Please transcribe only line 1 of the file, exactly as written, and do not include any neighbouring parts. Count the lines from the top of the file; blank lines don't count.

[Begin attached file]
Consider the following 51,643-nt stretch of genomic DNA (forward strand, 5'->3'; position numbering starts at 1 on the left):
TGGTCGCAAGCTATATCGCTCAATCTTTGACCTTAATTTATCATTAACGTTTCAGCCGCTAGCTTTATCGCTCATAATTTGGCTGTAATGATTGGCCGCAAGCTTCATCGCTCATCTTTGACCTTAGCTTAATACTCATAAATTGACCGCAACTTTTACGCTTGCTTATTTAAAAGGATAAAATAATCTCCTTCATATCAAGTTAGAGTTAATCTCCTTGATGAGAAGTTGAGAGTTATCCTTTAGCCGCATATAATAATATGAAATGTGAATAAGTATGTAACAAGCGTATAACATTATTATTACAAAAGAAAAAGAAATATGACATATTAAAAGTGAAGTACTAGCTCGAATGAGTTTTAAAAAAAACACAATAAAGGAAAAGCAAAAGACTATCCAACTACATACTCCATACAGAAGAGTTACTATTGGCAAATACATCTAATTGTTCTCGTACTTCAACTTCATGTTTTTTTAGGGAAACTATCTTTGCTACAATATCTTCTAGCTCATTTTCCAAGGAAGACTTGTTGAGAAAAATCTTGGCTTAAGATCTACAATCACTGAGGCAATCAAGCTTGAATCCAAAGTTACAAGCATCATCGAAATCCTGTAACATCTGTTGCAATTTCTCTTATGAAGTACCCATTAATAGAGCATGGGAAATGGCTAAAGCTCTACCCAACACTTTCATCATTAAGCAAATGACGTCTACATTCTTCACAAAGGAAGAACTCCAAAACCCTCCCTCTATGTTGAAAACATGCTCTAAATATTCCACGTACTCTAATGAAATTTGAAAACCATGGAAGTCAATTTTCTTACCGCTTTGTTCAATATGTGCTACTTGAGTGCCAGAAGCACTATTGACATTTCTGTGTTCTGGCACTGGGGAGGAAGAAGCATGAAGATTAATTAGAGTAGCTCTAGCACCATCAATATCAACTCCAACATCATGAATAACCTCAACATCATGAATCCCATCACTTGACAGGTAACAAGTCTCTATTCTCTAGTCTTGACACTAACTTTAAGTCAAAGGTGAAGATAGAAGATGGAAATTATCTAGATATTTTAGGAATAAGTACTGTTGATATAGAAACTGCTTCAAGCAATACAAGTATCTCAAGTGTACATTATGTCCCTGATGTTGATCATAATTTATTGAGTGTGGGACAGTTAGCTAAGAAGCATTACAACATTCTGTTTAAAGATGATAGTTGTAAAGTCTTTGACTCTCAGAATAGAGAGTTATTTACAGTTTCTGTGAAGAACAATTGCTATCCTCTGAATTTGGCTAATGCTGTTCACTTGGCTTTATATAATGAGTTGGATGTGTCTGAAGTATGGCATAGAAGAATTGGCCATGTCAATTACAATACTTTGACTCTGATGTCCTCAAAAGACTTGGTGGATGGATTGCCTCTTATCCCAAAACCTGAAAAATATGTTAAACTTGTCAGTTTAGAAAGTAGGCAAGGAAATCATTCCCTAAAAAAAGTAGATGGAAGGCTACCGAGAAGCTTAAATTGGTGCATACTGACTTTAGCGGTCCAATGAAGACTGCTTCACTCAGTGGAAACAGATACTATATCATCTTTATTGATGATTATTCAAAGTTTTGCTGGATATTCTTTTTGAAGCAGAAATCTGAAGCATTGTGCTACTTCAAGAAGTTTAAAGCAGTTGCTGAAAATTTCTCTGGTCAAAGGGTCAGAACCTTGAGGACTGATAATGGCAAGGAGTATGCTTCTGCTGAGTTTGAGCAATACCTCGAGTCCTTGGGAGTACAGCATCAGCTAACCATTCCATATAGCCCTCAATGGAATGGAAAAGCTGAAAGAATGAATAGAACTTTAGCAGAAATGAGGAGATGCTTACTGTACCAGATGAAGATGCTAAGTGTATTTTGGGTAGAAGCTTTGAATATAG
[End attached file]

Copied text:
Consider the following 51,643-nt stretch of genomic DNA (forward strand, 5'->3'; position numbering starts at 1 on the left):